Scandals and poor brand image have impacted the network’s appeal as a place to work among young professionals.
Last week, we detailed how Linkedin has enjoyed rapid expansion in its job listings and recruitment activity. This week, we see the contrasting fortunes of another web giant.
It was revealed this week that Facebook has suffered a significant slump in the numbers of job offers being accepted over the last year. The presumption is that, following a series of data scandals, the social networking brand is no longer seen as an appealing place to work.
The news was broken by Facebook’s own former recruiters who have chosen to publish job acceptance rates at the company. Their own figures found that acceptance rates had more than halved since the company began attracting negative publicity for its handling of personal data.
In the year 2017-2018, Facebook had boasted candidate acceptance rates of 85 per cent. By the end of 2018, however, that figure had fallen to as low as just 25 per cent.
In the highly competitive software development field, Facebook fared just as poorly. In 2016, it succeeded in placing 90 per cent of candidates who were offered roles. By the start of 2019, just half (50 per cent) of candidates took up a position that had been offered. As the dash for key talent continues, this collapse in performance could create long-term difficulties for the social network.
Is the Facebook brand slipping?
The timing of the slump in acceptances suggests that negative publicity has fed directly into performance.
2018 saw consistently negative press coverage of Facebook. It was first embroiled in the vote-rigging and data-sharing controversy surrounding Cambridge Analytica. It has since been criticised for enabling unsuitable content to be freely published on its site. Most recently, the network was named as one of the sites which hosted videos from terror atrocities.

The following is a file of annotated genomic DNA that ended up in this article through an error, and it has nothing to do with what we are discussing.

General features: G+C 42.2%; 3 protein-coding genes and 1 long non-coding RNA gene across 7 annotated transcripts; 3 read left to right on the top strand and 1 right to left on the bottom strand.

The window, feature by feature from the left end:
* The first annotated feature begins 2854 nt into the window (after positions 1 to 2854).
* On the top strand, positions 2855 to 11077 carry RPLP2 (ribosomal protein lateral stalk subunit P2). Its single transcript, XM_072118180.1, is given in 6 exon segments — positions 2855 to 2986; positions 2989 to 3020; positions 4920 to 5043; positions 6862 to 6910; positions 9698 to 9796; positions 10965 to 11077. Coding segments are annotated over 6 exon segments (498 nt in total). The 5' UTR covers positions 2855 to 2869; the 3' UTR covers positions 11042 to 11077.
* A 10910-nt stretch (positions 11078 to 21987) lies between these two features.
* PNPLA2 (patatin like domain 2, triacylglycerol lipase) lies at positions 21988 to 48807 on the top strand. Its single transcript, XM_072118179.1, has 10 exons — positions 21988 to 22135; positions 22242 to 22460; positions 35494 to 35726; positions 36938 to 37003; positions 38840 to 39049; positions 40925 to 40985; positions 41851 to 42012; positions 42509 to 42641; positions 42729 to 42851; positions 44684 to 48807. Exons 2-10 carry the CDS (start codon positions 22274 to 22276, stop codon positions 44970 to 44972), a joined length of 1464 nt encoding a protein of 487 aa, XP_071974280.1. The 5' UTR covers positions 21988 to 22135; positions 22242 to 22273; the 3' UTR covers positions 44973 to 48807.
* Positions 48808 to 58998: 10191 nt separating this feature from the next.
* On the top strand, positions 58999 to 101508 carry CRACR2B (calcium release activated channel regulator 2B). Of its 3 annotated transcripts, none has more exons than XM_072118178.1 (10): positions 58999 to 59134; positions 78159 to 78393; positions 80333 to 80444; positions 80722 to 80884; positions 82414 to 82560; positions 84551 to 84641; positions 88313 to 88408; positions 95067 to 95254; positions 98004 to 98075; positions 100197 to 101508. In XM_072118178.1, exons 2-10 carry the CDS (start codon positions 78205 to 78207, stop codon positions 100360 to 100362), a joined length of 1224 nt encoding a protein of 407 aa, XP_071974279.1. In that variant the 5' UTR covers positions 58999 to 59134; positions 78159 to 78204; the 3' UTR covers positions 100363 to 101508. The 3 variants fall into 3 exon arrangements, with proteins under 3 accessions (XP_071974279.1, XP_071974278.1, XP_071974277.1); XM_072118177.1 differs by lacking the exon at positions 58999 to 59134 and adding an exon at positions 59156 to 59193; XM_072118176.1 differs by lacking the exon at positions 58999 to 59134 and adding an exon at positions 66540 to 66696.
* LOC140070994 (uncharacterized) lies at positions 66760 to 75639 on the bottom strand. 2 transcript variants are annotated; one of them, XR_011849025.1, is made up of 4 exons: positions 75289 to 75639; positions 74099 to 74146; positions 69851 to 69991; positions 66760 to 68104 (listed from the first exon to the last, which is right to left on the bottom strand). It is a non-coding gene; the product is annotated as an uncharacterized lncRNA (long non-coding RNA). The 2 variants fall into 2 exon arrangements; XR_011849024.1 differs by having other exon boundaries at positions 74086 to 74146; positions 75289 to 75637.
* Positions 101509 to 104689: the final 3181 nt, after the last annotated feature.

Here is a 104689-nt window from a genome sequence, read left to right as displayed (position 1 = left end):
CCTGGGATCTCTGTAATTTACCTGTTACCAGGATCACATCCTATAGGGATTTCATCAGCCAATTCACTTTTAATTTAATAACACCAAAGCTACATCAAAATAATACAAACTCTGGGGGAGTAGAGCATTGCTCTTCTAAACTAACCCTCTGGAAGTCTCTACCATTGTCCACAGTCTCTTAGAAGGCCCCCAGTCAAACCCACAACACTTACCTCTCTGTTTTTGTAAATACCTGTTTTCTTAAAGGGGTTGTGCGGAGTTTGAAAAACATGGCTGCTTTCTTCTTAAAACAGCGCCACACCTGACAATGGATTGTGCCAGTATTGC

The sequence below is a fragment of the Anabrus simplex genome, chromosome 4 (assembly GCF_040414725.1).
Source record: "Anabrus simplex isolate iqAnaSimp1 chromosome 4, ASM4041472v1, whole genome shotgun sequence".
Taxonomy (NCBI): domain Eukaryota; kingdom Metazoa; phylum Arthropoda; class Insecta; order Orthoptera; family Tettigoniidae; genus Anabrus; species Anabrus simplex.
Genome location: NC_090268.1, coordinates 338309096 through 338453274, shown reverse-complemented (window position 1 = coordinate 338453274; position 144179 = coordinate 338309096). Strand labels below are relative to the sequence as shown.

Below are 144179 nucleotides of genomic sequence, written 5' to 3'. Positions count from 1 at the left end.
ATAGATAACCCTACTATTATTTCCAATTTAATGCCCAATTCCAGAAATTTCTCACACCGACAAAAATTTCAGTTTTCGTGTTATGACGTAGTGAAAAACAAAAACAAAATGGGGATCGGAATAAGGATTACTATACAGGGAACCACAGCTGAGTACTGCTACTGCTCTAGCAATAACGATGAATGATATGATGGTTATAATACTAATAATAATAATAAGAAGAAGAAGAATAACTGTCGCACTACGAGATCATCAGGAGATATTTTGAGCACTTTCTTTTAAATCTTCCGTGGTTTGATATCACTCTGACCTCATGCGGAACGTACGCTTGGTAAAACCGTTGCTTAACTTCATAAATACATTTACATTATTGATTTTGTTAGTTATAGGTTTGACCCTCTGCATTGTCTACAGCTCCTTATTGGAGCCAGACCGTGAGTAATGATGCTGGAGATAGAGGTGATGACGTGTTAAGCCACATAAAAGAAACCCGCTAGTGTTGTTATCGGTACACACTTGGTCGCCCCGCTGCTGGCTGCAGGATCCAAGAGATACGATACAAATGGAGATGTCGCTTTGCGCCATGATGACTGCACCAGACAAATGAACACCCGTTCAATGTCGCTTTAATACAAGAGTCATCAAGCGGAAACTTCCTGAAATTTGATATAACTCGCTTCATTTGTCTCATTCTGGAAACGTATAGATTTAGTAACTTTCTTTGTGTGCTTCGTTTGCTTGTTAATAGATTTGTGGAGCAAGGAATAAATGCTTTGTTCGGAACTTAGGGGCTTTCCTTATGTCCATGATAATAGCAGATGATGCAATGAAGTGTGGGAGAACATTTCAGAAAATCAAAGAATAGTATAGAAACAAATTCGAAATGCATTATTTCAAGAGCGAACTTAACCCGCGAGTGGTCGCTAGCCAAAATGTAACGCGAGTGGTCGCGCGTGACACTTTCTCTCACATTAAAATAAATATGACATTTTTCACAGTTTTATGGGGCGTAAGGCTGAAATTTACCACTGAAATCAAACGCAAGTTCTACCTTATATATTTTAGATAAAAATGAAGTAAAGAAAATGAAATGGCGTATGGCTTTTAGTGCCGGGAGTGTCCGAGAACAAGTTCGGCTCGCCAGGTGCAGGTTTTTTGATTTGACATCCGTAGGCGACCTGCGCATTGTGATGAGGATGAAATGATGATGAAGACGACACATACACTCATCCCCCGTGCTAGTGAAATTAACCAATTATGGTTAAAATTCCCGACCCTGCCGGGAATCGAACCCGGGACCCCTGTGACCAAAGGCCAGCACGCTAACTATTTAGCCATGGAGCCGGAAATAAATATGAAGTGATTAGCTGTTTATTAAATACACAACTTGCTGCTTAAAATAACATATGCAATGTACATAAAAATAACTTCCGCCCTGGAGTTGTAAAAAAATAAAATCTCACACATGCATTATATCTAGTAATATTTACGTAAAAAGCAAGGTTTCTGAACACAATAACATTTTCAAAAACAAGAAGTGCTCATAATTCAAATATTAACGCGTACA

However, more worrying to company bosses will be the fear that the change in fortunes is not a temporary setback. There is a very real concern that the low placement rates are the result of an underlying demographic shift in Facebook users.
The data in this report followed graduate candidates, specifically. The majority of these young adults view Facebook as a network already populated by older generations. Snapchat and Instagram are the go-to apps for the new generation entering the jobs market. While a string of poor press coverage can be addressed in time, reversing a generation-wide trend away from the brand may be a greater challenge to overcome.
However, Facebook’s spokesperson Anthony Harrison denied that the company was facing hiring troubles. “Overall, the percentage of offers accepted by engineers has gone up in 2019. We continue to meet our engineering recruiting goals and are confident that will continue.”
Indeed reveals most sought-after skills
Jobs board Indeed reveals which skills are the most sought after in the UK jobs market.
IT engineers are the most sought-after skill in Britain, right now. That is the key announcement from Indeed.
The jobs board revealed the professions which saw the highest demand in 2018. It found that searches for IT engineers had increased by more than a third in the last twelve months.
The next best performer was in financial technology services (fintech). The fintech sector anticipates strong growth over the next three years. Expansion of the sector is expected to reach 88 per cent by 2021.
Construction was the third strongest sector for skills acquisition. The demand for construction skills is perhaps unsurprising, given that the number of building firms in Britain has grown by 10 per cent since 2016.
Meanwhile, transportation and logistics was the top sector for rate of growth. In the last seven years, the number of road haulage firms in the British Isles has risen by 229 per cent.
Indeed UK’s manager, Bill Richards, said the data was positive for the country’s jobs market. “The roles seeing the greatest growth in demand often reward highly skilled people with high salaries, even at entry level. The message is clear – no matter where you are in your career path, opportunity is there if you feel like a change.”